What would be the last months of his life was a celebration of his love for his wife Yusor, a Muslim woman and fellow dental student. Yusor spoke powerfully about the blessing of being a Muslim in America on this StoryCorp recording and posted on social media about the practice of wearing the hijab, a full head covering, from the perspective of women’s empowerment. Her sister, Razan, was an award winning artist who, along with Deah’s brother Farris, was instrumental in helping to create an incredible video that affirmed the forward looking and hopeful mindset of Muslim students at North Carolina State University in a way that also showed the playfulness and individuality of a community often treated as monolithic by others.
Deah, Yusor and Razan spent a significant part of their lives responding to a burning question read this week in the Book of Exodus (Mishpatim). This question arises in an unexpected place, an enumeration of laws of civil behavior that is explicitly concerned with not favoring any party in a dispute or legal proceeding. And yet in the midst of cases involving oxen being gored or goring others, and the laws of lending to those in need, the text breaks out of its legalistic tone and demands to know what would happen if a lender insisted on taking the only coat of a poor person as collateral and did not make sure to return it before the sun set.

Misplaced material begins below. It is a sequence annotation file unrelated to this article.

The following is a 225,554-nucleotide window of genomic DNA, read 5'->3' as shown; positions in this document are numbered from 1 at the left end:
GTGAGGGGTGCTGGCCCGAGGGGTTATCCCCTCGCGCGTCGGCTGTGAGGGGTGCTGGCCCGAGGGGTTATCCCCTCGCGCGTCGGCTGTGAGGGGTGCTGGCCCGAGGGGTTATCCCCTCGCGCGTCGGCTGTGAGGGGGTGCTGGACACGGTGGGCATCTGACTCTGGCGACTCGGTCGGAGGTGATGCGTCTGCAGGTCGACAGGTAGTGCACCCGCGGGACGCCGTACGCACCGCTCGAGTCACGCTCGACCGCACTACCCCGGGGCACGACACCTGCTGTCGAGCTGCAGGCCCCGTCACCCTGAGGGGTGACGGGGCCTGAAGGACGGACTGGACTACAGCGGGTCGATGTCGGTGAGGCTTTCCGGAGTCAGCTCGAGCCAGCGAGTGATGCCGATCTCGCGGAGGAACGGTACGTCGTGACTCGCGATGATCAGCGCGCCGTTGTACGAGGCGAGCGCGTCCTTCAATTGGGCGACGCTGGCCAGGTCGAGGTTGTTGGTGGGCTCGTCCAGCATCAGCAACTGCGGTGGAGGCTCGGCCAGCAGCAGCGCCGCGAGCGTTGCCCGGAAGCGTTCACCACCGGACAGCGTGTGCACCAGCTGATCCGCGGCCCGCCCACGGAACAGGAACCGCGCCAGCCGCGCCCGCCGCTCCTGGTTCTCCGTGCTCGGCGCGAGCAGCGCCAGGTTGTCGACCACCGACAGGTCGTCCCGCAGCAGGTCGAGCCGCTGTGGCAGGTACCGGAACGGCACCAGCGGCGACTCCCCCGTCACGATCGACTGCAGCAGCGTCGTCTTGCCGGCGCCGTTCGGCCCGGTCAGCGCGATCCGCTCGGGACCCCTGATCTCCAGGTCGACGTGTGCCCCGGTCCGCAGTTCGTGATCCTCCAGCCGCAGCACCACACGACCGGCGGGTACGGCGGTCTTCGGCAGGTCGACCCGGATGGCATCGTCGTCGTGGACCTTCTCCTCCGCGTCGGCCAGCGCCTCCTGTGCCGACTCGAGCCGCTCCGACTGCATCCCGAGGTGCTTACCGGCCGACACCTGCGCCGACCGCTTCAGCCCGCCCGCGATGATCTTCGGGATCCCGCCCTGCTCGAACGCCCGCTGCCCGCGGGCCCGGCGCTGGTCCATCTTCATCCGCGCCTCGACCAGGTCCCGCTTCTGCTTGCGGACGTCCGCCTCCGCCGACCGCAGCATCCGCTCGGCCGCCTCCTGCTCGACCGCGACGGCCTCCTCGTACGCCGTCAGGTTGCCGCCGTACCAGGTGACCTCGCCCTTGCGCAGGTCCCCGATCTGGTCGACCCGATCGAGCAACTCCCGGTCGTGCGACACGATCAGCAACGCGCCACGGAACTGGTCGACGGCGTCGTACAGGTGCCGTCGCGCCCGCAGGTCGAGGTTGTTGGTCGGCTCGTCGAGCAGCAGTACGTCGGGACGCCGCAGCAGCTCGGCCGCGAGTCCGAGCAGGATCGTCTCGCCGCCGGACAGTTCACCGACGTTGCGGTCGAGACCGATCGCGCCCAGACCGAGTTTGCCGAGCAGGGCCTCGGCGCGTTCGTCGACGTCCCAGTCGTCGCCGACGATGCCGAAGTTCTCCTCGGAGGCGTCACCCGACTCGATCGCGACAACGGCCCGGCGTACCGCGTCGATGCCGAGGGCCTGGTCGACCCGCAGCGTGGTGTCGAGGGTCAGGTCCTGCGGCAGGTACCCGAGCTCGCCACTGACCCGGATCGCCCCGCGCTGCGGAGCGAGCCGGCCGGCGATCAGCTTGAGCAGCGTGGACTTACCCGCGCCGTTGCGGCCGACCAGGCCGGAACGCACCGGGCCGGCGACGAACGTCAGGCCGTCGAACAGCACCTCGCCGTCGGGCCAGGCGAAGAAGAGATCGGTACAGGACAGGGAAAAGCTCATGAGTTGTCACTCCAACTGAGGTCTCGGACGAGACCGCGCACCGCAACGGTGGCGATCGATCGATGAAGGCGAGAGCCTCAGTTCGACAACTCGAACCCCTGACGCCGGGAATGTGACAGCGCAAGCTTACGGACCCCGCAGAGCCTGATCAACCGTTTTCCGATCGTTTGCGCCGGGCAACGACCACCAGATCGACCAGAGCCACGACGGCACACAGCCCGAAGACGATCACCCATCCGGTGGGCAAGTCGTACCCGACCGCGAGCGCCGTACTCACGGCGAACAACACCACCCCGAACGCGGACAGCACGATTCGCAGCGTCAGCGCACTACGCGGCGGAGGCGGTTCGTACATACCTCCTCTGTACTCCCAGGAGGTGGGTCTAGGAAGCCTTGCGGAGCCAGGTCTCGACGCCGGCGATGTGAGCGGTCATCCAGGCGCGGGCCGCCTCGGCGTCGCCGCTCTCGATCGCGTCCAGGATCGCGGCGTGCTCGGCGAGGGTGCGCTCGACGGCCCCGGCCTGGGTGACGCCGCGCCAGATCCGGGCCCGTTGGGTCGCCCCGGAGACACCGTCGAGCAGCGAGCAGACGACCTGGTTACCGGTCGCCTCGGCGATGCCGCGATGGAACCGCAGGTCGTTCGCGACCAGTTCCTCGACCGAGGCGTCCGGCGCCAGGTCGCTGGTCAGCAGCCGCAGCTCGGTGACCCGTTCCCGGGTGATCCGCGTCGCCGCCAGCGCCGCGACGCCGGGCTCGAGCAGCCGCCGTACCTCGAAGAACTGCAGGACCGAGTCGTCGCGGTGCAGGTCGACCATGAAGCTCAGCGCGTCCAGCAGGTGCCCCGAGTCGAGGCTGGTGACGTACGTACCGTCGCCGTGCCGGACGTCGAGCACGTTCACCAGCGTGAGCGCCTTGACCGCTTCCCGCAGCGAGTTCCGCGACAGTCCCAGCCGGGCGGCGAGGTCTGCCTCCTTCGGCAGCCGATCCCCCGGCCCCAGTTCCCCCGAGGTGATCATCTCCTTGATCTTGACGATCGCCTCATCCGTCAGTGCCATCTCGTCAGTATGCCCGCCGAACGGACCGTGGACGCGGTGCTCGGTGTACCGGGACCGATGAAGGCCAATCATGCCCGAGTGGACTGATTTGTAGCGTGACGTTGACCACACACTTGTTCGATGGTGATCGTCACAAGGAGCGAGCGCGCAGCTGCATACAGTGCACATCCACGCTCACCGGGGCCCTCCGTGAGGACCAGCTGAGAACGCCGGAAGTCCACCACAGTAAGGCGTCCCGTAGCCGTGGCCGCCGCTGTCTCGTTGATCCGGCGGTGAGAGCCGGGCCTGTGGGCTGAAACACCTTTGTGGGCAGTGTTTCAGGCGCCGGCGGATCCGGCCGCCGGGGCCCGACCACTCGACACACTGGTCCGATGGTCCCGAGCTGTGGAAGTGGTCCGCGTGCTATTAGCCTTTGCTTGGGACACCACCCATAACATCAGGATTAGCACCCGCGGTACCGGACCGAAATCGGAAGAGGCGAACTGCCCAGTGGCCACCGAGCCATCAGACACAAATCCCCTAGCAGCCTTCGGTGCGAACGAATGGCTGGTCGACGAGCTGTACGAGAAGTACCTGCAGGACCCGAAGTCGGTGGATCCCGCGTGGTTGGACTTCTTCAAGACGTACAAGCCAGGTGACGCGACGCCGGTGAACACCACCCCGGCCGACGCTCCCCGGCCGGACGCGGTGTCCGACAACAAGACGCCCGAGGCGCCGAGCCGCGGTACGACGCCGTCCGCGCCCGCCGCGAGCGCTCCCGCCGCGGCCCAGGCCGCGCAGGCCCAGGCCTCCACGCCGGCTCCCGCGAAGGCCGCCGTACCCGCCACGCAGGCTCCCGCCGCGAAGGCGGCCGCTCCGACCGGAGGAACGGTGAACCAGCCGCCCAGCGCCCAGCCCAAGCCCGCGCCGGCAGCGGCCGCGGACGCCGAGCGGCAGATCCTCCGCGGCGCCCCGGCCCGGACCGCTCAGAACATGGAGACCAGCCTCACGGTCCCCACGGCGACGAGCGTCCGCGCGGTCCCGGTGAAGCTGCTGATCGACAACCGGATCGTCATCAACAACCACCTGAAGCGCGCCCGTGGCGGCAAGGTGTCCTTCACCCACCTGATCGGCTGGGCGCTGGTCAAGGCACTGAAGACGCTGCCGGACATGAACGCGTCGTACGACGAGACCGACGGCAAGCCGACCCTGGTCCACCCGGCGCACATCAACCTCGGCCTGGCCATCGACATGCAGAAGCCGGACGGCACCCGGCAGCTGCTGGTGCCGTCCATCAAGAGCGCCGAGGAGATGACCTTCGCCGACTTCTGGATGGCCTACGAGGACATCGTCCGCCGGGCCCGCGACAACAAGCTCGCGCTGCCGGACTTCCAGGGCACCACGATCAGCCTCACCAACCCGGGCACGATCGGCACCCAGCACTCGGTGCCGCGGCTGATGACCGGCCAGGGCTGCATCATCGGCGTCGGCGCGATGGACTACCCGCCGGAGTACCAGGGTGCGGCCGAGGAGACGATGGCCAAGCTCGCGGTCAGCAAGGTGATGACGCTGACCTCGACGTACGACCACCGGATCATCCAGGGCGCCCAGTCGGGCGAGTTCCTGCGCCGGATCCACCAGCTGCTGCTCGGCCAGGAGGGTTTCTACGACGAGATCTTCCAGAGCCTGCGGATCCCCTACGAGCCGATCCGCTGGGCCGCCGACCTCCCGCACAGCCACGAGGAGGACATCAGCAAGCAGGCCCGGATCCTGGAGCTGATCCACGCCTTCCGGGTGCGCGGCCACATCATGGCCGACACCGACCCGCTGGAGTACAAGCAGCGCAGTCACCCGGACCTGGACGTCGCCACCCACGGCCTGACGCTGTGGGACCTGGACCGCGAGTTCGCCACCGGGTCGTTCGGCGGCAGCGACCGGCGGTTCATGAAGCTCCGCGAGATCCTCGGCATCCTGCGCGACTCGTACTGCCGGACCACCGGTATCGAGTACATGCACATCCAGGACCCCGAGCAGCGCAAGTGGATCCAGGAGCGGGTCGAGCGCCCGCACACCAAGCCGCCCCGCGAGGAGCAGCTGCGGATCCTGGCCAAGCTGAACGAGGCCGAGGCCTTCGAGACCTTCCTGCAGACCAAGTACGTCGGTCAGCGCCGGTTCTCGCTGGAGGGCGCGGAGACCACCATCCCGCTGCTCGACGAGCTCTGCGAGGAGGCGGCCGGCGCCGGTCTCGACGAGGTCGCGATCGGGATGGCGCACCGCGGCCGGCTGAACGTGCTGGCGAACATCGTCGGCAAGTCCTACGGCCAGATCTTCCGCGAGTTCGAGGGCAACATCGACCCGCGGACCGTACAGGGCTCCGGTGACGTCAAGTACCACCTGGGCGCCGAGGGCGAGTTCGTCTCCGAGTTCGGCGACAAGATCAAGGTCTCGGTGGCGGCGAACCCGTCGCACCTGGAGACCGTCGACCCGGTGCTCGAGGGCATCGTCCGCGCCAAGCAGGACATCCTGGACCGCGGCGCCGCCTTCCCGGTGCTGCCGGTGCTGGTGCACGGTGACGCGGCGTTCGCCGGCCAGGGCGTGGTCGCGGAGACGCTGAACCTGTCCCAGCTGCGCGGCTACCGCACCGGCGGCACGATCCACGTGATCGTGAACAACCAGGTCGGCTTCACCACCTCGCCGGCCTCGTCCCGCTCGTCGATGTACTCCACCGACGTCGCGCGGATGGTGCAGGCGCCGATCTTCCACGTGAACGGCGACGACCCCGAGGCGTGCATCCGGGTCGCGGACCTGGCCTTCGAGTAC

“This is his only cloak, in what will he sleep?” If a person has no cloak, no wealth, no protection either from nature or from malice, no one to care about his or her well-being —- “In what will they sleep?” And in many ways it was questions such as this that led Deah Barakat to dedicate his talents and his time to trying to alleviate suffering in Syria seeing what he could provide as a dentist as his version of the cloak. It is the revelation that G*d demands our attention for each person’s well-being that drives the kind of reflection on faith that inspired Yusor and Razan to articulate so powerfully how their beloved traditions must lead to understanding between different people and be a source of communal responsibility.